Tuesday, March 23, 2010

Review: The Cupcake Queen

The Cupcake Queen by Heather Hepler
3.5 stars

Reasons for reading; I've liked the books Hepler has co-written with Brad Barkley; Hello, the adorable cover?!; 10 in 10 YA Chick Lit Challenge

Synopsis: "When her mother moves them from the city to a small town to open up a cupcake bakery, Penny's life isn't what she expected. Her father has stayed behind, and Mom isn't talking about what the future holds for their family. And then there's Charity, the girl who plays mean pranks almost daily. There are also bright spots in Hog's Hollow—like Tally, an expert in Rock Paper Scissors, and Marcus, the boy who is always running on the beach. But just when it looks as though Penny is settling in, her parents ask her to make a choice that will turn everything upside down again. A sweet novel about love, creativity, and accepting life's unexpected turns."

First line: "The fact that I wasn't surprised when my mother handed me the sheet pan filled with pink frosted cupcakes is possibly more disturbing than the cupcakes themselves."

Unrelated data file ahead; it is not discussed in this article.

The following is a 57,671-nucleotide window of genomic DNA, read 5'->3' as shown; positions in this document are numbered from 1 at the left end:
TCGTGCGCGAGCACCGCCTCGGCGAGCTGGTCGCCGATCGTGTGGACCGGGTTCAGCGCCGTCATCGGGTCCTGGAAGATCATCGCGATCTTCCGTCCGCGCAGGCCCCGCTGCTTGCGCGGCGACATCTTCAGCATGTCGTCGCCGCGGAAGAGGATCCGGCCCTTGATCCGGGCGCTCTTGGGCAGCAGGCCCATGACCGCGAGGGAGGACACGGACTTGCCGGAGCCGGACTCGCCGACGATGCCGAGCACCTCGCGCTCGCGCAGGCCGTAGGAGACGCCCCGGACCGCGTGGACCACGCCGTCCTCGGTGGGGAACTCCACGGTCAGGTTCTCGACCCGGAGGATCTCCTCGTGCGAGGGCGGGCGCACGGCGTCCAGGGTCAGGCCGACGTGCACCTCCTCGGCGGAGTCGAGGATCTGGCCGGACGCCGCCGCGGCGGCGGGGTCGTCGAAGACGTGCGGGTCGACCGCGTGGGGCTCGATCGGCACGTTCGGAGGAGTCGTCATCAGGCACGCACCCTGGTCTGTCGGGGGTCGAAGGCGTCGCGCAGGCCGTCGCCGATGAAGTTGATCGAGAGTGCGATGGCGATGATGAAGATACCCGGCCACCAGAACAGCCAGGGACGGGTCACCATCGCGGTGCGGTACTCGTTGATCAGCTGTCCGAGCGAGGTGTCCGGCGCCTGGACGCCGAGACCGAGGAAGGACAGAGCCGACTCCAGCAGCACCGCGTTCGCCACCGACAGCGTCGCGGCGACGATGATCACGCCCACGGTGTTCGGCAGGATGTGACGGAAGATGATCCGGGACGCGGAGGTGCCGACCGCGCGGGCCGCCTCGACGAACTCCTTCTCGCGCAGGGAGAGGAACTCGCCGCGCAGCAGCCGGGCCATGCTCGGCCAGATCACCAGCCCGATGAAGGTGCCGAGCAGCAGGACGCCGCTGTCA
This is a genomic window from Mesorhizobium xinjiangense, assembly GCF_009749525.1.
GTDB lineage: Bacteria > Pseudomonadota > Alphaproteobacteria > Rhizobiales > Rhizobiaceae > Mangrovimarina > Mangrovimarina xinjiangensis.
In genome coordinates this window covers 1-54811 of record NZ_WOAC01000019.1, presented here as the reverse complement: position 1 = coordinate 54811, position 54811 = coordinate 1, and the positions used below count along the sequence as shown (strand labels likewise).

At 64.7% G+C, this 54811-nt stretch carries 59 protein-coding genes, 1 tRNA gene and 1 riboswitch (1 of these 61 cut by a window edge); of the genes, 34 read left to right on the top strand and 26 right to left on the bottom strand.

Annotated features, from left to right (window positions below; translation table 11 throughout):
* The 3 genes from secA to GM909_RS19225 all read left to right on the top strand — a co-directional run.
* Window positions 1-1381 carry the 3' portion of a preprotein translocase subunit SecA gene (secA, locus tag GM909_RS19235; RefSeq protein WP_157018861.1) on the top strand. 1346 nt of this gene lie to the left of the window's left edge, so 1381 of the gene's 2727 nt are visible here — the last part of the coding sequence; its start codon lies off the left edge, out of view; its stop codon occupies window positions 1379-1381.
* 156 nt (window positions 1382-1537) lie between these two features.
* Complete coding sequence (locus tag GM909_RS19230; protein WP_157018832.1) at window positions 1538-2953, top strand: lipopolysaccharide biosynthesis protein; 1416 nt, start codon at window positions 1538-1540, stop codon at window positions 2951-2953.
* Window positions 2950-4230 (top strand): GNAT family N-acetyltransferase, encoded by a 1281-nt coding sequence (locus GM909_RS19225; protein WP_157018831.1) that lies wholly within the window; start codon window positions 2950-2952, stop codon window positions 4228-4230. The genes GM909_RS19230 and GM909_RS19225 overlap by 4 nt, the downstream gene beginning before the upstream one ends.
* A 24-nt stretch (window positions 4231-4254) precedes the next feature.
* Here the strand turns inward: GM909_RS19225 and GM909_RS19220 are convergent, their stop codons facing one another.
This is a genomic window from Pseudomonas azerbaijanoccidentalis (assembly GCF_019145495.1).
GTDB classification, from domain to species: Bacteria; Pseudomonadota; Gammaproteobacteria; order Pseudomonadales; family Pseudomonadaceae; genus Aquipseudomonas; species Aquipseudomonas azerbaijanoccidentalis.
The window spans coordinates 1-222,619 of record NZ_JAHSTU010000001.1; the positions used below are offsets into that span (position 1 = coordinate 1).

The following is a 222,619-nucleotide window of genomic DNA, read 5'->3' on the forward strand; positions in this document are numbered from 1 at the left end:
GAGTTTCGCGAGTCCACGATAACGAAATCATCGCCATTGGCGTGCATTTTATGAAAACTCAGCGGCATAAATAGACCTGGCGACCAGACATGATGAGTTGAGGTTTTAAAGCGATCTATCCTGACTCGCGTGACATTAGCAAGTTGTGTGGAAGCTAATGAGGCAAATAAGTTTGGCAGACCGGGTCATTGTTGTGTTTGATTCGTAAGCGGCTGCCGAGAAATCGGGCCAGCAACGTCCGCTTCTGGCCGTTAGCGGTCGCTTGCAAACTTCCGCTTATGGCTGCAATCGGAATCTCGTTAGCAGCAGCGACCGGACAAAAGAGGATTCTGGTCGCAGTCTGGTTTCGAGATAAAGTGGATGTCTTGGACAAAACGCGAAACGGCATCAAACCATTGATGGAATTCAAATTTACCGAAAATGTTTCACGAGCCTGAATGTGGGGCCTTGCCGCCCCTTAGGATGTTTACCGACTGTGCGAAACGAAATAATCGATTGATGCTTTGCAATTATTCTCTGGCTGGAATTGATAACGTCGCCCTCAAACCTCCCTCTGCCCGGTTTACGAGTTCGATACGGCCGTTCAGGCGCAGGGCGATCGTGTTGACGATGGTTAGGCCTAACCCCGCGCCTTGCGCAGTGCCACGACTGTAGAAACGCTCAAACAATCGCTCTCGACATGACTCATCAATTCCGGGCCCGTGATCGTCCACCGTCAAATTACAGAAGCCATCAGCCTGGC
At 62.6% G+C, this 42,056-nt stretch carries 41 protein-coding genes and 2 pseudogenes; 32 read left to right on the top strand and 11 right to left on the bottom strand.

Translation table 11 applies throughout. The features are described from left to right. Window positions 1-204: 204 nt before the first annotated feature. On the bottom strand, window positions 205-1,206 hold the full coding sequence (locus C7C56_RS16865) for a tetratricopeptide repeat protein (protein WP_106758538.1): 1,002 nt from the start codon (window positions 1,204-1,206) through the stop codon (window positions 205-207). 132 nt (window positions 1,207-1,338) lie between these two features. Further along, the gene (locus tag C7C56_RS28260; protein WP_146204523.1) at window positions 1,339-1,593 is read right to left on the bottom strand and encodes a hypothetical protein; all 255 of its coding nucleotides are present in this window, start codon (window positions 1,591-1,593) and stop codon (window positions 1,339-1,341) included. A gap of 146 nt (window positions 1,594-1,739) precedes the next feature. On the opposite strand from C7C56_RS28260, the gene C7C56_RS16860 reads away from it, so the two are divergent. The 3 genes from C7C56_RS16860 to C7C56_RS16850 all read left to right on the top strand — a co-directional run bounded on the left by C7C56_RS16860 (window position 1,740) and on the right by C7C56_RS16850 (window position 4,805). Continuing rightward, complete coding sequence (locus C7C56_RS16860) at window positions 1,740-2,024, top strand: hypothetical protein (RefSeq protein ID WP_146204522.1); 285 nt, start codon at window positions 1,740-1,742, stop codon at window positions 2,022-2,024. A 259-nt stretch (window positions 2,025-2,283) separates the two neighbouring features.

My thoughts: This was a funny, sometimes sweet, sometimes bittersweet book that isn't at all earth-shattering but is worth reading and goes quickly. My favourite parts were the descriptions of Penny's delicious and artistic cupcakes and Tally's lard-based prank on the mean girls (that one alone was worth it!). There are the usual teen girl issues/moving to a new place issues in the book - making new friends, mother-daughter relationship problems, divorcing parents, a boy... But the community of Hog's Hollow fleshes out these typical situations by being filled with artists and animal lovers along with the snotty girls and their mothers who strive to win the coveted Hog Queen title every year. It also looks at the problem of being a younger teen and not being either listened to or told what's going on, as neither of Penny's parents will be straight with her about the divorce or even where she's going to live. There's the added bonus of Penny's grandmother, as well, who tries to help but doesn't seem to be able to communicate with her former-urbanite daughter too well, either. Most of the characters, adults and kids, have suffered a recent loss (death, abandonment, or divorce) and fortunately they're able to eventually find comfort from each other and from the beachy surroundings of odd little Hog's Hollow.

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